“Florida settles 27,000 refugees, on average, every year,” said Taddese Fessehaye, community liaison manager with Refugee Services. The number ticks up some years and drops others, he said, but typically the 27,000 number has been constant over the past several years.
To get into the United States, several federal agencies screen refugees and then determine where they go. If they have relatives in the states, they can go there, or if there are established ethnic communities that match the background of the refugees, they go there.
The placement is handled through the federal government and non-profit charitable agencies which work with the State Department, Fessehaye said. Those agencies have more than 300 affiliates across the nation that assist in finding refugees homes and help their assimilation into U.S. culture.
The state Refugee Services program is primarily funded by the federal government, he said. That money, along with donated funds that come through non profits, is used to get refugees and their families set up.
“It’s a public-private partnership,” Fessehaye said. Ideally, refugees become assimilated as quickly as possible.
“We do the best we can to help them find jobs from the moment they get here,” he said, though there are stipends available to help out if jobs aren’t readily available.
Many of the refugees finding homes in the Tampa Bay area are Muslim because the region has an established Muslim community. Fessehaye said refugees are not categorized by their religion and it’s difficult to say how many Muslim refugees are relocating in the United States or Florida.
“Even through people come from Muslim countries, it doesn’t mean they are Muslims,” Fessehaye said. “If you take Egypt for example, most who fled Egypt are Christians, Coptic Christians. It’s the same with Iraqis. They not all are Muslims. Many are Christians.”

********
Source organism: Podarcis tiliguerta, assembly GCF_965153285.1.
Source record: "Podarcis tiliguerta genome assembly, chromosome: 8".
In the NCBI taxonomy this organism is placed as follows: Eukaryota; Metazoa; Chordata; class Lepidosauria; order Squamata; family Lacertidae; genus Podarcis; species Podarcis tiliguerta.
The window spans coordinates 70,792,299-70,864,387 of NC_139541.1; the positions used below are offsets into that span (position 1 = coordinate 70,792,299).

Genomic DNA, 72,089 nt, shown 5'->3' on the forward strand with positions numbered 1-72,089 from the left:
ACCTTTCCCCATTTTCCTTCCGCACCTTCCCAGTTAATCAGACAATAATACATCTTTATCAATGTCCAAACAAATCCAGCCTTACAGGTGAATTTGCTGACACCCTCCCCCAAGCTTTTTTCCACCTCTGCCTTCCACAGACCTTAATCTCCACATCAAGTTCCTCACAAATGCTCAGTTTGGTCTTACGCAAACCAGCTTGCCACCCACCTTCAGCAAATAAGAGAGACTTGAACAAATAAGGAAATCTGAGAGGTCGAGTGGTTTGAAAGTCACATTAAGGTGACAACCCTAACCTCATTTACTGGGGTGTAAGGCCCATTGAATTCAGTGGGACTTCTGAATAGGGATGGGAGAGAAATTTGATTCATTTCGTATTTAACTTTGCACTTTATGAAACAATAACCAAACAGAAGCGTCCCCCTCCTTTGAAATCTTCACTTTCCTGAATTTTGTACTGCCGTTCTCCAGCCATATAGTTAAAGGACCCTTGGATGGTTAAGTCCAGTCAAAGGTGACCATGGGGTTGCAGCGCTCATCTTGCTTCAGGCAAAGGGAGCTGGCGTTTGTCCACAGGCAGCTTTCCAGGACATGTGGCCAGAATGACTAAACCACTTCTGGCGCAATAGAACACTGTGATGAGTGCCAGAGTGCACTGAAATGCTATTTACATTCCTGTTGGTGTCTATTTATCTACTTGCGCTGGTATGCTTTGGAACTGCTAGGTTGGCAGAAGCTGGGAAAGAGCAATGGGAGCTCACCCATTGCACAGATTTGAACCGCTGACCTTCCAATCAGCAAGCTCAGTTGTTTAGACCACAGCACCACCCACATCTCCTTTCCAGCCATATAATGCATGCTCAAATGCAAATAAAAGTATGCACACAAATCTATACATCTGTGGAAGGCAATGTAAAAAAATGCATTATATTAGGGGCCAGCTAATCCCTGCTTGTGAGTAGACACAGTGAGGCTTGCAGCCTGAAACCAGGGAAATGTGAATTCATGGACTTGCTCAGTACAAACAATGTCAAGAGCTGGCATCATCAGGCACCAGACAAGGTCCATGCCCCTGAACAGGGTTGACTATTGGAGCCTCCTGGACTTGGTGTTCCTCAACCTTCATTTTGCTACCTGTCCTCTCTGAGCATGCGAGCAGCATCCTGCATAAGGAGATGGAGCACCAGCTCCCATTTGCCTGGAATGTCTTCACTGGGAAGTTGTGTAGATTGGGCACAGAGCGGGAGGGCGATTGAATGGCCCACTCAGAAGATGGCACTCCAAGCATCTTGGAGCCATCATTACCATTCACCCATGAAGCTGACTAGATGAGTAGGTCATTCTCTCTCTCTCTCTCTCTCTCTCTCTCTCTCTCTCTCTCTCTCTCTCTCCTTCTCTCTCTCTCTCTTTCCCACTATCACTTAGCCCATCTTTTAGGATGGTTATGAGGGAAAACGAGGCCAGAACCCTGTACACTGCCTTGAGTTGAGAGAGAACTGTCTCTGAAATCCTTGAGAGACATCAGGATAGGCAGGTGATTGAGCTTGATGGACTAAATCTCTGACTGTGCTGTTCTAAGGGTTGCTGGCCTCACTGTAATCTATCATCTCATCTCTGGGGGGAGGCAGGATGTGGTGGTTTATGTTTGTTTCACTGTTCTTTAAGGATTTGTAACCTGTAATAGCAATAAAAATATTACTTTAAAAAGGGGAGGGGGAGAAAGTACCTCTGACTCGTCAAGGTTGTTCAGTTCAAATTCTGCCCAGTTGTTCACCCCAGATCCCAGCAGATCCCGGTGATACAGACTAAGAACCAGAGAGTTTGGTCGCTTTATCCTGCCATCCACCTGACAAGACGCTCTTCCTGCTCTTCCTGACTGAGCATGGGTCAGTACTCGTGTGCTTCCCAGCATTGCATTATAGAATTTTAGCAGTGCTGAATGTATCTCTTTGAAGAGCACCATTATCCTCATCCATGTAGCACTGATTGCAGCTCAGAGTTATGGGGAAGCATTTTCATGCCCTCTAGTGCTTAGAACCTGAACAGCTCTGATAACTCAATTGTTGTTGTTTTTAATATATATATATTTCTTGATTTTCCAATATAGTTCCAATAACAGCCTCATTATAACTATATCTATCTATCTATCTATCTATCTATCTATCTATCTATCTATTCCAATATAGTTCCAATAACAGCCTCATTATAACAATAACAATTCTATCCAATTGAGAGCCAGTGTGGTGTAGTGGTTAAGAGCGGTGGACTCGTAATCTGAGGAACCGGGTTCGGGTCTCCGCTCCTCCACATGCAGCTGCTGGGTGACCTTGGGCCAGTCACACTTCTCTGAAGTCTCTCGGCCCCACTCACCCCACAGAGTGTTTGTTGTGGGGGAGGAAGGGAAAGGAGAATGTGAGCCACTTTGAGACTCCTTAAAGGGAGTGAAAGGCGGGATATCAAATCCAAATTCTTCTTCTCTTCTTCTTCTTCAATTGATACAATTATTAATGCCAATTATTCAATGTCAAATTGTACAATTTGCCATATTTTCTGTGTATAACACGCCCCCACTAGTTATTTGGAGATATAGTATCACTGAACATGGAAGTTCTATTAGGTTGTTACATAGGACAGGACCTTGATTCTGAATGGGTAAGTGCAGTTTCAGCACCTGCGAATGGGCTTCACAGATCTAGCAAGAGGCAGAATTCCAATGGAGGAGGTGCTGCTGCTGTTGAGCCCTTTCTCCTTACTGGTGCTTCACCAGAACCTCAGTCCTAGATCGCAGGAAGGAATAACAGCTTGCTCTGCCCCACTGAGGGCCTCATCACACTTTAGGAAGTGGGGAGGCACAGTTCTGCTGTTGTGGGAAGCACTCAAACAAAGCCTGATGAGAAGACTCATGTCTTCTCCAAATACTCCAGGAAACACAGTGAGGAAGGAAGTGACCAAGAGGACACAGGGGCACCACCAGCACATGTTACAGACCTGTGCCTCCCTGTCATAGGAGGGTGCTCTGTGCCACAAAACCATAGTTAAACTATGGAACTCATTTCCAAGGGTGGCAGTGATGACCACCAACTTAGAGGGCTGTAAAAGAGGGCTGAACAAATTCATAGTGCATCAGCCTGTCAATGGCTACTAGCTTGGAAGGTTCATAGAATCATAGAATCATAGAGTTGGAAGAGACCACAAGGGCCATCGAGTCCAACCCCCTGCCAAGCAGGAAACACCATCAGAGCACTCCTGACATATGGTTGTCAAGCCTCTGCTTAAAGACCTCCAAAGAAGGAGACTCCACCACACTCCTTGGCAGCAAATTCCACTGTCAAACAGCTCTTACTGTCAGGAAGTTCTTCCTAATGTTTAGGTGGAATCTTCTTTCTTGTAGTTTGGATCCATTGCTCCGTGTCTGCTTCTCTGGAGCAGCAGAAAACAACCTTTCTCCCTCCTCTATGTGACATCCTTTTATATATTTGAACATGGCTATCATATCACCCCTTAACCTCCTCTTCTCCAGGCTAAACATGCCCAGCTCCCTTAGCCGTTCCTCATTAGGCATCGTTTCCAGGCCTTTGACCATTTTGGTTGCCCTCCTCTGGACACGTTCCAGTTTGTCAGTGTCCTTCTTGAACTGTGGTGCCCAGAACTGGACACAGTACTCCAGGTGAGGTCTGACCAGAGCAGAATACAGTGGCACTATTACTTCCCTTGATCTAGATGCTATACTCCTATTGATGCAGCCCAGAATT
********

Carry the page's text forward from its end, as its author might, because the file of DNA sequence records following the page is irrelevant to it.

Tampa Bay’s Muslim community helps assimilate Muslim refugees into American culture.
The Islamic Society of Tampa Bay Area is listed among the organizations helping refugees here. Beginning in August, the society will offer a new program with classes in citizenship and civics, English as a second language and a primer on services available to refugees.
“For the last five to seven years, we at ISTABA Sligh Masjid have been facing a rapidly growing number of refugees who have moved to Tampa for many reasons,” said a recent newsletter published by the society. “Some of these reasons are the relatively low cost of living, weather, as well as the religious welfare of the numerous Masjids, Islamic schools, and the different community centers.”
The newsletter, which sought donations from the group’s members, said local refugees, some of whom are disabled, “face very tough situations during their transition into the new land, new language, and the completely different new life style. They need all possible help from us.”
The federal government picks up the tab for refugee health care. In Florida, that service is administered through the state Department of Health.
During the last fiscal year, the health department in Hillsborough County gave medical assistance to 2,504 refugees. Between Jan. 1 and June 18 this year, 1,478 refugees sought aid at the department, said Robyn Pasto, spokeswoman for the Hillsborough County Health Department’s refugee program.
Though the county health department will have to absorb a cut of about $300,000 because of Gov. Rick Scott’s recent budget vetoes, the refugee program won’t be affected because its funding comes from the U.S. Department of State.
Pasto said the Hillsborough Health Department’s refugee program’s budget for the coming year is nearly $2 million.
Helping refugees resettle in the region takes every penny, Pasto said, and the trend doesn’t appear to be easing any time soon.
“Across the state,” she said, “we are seeing increases in the number of refugees.”